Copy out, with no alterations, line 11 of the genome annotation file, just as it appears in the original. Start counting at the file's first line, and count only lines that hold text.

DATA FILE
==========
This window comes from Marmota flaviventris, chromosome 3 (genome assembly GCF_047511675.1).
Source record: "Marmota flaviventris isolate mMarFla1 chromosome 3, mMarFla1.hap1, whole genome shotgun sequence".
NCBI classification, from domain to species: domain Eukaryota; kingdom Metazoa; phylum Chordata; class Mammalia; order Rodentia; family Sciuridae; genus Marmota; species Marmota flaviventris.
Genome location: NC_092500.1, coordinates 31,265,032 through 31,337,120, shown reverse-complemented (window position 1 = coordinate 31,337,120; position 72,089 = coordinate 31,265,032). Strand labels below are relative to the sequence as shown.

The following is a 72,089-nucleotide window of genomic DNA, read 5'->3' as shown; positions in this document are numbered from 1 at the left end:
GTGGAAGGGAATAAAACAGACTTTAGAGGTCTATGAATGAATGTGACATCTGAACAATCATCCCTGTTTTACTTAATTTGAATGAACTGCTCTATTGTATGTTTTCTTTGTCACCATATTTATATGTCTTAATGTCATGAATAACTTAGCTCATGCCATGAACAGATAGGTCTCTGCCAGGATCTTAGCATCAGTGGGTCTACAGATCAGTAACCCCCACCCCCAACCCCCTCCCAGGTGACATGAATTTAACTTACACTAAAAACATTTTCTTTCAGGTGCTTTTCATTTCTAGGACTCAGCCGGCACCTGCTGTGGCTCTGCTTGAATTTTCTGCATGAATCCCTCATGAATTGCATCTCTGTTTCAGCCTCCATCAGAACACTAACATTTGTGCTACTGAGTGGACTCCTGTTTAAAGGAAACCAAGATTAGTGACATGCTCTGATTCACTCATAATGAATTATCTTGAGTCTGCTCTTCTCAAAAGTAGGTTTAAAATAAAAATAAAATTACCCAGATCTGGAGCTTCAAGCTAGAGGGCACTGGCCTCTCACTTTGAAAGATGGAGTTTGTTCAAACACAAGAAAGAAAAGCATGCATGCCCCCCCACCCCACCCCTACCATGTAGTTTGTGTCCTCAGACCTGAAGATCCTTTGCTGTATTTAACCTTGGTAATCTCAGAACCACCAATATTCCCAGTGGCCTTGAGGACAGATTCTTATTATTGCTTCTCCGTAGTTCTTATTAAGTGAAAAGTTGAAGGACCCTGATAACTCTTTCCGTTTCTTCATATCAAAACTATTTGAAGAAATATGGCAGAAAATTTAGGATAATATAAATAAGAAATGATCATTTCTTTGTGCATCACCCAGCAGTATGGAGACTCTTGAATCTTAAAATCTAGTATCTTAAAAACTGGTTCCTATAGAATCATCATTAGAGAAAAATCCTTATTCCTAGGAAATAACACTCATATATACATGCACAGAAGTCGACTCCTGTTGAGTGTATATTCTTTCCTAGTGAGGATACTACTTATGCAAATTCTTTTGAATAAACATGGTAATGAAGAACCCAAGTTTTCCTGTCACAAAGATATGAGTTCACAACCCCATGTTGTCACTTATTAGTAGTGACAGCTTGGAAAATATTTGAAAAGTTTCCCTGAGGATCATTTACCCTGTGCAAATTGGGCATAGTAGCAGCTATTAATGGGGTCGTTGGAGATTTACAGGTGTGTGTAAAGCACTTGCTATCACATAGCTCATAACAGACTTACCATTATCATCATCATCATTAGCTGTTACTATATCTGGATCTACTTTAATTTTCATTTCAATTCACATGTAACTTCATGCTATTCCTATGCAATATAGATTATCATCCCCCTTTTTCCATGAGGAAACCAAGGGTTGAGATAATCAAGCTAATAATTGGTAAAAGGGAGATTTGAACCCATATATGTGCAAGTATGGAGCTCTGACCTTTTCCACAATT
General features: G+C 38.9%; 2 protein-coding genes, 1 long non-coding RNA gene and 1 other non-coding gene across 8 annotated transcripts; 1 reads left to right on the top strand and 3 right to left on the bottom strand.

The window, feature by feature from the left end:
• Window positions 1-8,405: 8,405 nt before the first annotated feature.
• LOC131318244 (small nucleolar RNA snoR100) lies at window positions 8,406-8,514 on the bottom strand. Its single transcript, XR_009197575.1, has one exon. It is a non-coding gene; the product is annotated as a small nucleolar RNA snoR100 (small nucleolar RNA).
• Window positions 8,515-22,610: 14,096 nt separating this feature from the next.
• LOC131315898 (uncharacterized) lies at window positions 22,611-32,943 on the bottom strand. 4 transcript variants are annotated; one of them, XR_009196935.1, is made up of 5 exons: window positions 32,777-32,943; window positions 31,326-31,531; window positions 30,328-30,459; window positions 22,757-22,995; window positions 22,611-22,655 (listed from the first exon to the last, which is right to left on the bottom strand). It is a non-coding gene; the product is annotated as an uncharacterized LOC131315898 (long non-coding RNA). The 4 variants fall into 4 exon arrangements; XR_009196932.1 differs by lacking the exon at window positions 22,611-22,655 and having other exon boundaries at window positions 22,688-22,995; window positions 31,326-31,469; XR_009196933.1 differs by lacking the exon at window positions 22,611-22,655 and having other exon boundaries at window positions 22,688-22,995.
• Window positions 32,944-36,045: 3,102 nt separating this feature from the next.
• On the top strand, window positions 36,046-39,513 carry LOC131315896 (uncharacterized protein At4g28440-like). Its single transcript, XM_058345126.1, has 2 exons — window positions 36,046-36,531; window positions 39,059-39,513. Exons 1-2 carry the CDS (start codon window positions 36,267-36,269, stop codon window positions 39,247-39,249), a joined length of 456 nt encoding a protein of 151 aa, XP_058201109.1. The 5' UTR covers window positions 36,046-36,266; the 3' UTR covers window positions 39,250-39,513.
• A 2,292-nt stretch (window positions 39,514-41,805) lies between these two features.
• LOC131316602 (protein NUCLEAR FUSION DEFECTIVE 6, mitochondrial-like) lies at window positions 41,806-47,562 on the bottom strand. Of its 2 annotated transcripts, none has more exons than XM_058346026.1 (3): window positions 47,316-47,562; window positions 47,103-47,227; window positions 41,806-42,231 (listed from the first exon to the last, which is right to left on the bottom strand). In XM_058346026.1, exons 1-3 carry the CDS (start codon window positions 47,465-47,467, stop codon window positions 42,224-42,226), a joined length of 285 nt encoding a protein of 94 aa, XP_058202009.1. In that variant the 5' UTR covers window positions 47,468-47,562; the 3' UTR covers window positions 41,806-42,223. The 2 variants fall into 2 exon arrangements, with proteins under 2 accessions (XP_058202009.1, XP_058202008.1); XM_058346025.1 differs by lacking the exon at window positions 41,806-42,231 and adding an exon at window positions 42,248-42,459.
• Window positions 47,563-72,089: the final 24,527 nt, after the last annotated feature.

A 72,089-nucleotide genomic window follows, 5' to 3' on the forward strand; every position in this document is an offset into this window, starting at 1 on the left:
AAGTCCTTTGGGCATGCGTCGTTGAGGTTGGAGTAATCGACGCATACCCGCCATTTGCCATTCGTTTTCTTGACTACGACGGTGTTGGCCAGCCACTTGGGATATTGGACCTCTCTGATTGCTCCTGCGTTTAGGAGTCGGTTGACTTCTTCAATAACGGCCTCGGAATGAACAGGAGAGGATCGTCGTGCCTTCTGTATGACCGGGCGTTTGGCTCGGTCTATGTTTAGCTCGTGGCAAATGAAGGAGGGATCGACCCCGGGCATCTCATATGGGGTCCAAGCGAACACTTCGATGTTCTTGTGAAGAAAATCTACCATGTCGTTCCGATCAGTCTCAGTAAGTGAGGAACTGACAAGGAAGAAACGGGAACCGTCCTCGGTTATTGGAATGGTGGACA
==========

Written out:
• Window positions 8,515-22,610: 14,096 nt separating this feature from the next.